By Michael Garforth
Many were left surprised when Target and Kmart stores in Australia removed the game GTA 5 from their stores in response to a small online petition started by Nicole Survivor on the website Change.org.
On the 29th of November 2014 Nicole Survivor started an online petition on the website Change.org, this petition called for the removal of the top selling video game GTA 5 from Australian stores Target and Kmart. Nicole claimed that the game was misogynistic and that the “incentive is to commit sexual violence against women, then abuse or kill them to receive ‘health’ points” concluding that “Games like this are grooming yet another generation of boys to tolerate violence against women.”
On the 4th after Target and Kmart removed the game from their shelves Nicole announced that her efforts will continue as she attempts to remove the game from the shelves of stores like Woolworths and Big W.
The removal of this game prompted an online backlash with multiple parody petitions popping up shortly after. The most prominent of these parody petitions includes a petition to remove the Holy Bible from the shelves of Target and Kmart in Australia citing passages of Leviticus as examples of ‘misogyny’ and ‘violence against women’. After nearly surpassing the amount of signatures Nicole’s petition had gathered (both of which near the 41,000 mark since the 8th of December) the creator of the petition known only as Sharky Sharktech claims that he aimed to “highlight a double standard in Australian censorship” He to the original petition by Nicole stating that “at no point in the game is the player encouraged to murder women for entertainment. It was a straight out lie that pandered to concerned parents.” He concludes by stating that whether or not such things should be sold in Australia “should be left to the Australian people to decide rather than a dishonest and international petition of a small minority.”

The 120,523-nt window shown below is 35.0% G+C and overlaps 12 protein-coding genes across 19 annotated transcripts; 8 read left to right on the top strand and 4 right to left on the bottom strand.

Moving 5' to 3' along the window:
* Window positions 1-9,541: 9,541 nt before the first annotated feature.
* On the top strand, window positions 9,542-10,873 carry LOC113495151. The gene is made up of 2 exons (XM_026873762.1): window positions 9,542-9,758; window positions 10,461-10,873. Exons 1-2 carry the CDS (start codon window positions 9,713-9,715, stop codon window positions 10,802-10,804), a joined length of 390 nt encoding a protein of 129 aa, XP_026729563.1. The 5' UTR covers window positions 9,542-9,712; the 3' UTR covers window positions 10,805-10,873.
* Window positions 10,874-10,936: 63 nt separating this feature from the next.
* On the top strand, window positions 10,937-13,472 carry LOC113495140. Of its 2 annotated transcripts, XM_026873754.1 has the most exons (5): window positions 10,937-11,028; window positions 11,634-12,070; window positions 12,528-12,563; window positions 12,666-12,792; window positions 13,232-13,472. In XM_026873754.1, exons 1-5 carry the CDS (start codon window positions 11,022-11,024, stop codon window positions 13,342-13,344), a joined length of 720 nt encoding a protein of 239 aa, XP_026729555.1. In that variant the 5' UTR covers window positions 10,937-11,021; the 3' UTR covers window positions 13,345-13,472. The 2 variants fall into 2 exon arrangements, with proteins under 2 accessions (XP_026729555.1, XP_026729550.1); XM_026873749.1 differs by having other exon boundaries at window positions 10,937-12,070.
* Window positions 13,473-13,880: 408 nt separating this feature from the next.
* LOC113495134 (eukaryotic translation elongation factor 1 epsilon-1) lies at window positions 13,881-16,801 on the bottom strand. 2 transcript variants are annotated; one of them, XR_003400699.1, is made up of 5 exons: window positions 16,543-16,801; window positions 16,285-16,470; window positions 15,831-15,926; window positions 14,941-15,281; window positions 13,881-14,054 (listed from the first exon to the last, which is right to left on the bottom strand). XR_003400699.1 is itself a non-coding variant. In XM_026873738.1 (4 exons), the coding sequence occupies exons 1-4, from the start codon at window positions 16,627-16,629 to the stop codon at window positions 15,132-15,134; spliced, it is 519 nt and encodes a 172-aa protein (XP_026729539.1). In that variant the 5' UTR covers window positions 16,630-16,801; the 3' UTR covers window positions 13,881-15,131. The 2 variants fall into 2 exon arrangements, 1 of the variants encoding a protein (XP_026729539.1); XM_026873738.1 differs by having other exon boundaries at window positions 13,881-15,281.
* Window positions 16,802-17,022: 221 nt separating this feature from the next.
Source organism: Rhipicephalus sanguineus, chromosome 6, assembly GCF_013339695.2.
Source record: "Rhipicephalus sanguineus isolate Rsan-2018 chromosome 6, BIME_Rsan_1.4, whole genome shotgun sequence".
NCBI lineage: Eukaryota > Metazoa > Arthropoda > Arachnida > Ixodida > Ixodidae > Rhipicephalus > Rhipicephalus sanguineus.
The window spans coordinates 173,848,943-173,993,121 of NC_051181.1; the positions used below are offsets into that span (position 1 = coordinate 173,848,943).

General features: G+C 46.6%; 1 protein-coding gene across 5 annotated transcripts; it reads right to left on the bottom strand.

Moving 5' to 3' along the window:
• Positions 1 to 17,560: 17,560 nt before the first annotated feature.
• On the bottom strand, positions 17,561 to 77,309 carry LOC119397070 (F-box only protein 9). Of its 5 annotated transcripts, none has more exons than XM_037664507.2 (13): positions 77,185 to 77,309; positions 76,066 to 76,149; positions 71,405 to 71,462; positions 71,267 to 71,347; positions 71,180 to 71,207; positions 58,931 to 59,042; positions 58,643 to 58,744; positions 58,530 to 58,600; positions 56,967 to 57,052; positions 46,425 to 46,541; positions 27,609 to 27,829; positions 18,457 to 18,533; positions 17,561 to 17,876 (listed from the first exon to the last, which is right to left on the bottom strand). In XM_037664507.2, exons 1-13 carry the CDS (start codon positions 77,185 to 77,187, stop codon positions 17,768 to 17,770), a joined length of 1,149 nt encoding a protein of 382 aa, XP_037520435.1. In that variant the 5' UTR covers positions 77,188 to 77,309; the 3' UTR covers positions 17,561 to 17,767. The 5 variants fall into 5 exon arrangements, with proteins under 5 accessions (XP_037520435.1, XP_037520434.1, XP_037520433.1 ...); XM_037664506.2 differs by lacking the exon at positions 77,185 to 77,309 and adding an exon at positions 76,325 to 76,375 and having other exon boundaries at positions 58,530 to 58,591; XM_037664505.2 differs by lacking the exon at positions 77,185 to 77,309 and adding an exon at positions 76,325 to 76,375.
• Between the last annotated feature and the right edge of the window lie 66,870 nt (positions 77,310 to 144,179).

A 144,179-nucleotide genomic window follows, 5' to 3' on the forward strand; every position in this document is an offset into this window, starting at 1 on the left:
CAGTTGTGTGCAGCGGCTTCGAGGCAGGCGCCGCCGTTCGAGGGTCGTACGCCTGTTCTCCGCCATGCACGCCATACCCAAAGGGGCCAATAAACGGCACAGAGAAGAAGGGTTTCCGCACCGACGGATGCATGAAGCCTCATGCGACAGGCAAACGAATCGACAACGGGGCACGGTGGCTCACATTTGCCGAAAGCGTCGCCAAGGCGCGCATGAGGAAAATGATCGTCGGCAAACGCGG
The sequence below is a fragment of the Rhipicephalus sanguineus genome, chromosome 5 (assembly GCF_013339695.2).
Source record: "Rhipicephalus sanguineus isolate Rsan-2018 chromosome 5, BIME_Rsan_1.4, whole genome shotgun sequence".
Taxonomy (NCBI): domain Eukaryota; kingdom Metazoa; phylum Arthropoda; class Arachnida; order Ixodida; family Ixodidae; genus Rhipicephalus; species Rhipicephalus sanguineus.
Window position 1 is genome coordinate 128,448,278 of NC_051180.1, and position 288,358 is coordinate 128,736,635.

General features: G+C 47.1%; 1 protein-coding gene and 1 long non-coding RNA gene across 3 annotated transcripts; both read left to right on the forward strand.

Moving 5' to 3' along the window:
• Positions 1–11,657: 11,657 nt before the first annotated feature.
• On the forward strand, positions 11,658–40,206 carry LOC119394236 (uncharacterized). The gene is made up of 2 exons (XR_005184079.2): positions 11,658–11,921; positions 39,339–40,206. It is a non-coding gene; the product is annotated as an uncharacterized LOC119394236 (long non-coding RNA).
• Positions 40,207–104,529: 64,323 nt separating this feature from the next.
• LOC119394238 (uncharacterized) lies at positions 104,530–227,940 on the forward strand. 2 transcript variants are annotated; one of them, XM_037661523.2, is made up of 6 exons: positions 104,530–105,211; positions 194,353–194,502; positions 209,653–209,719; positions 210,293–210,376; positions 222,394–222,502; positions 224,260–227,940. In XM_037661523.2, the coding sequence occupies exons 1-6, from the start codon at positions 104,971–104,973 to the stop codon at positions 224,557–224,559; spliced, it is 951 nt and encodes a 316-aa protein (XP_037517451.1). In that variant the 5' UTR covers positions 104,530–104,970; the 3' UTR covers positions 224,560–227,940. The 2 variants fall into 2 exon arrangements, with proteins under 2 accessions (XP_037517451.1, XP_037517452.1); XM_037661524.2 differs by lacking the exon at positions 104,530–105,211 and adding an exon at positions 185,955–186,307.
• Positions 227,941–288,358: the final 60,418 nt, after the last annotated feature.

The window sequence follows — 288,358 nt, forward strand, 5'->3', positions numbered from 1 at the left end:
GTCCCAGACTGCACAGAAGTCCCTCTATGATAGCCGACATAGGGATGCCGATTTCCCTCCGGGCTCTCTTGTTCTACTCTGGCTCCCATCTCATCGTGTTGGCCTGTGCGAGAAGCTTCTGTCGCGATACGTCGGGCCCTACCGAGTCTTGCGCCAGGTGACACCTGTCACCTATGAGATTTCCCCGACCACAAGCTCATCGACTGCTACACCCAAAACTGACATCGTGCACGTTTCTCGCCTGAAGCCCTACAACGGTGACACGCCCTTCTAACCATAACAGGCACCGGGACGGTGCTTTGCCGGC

A petition calling to have the game placed back on the shelves of Kmart and Target in Australia was created by Brett Herbert on the 3rd of December 2014. Herbert informs readers that the game has been available for sale in Australia for well over a year and that the game has a restricted 18+ rating stating that “the game is made for adults and cannot be legally sold to children. Australia is not a nation that condones censorship nor should it be.” To date the petition has received roughly 21,000 signatures from the 8th of December and since its creation has garnered attention from news organisations such as gaming news giant IGN and Australian news organisations such as Sunshine Coast Daily.
Is it appropriate for such stores to remove certain items on the basis of unfounded claims by what appears to be a small minority? As the satirical petition against the bible would suggest, this is a matter for the Australian people to decide not an online vote where anyone worldwide can participate.
Sources used or referred to in the article.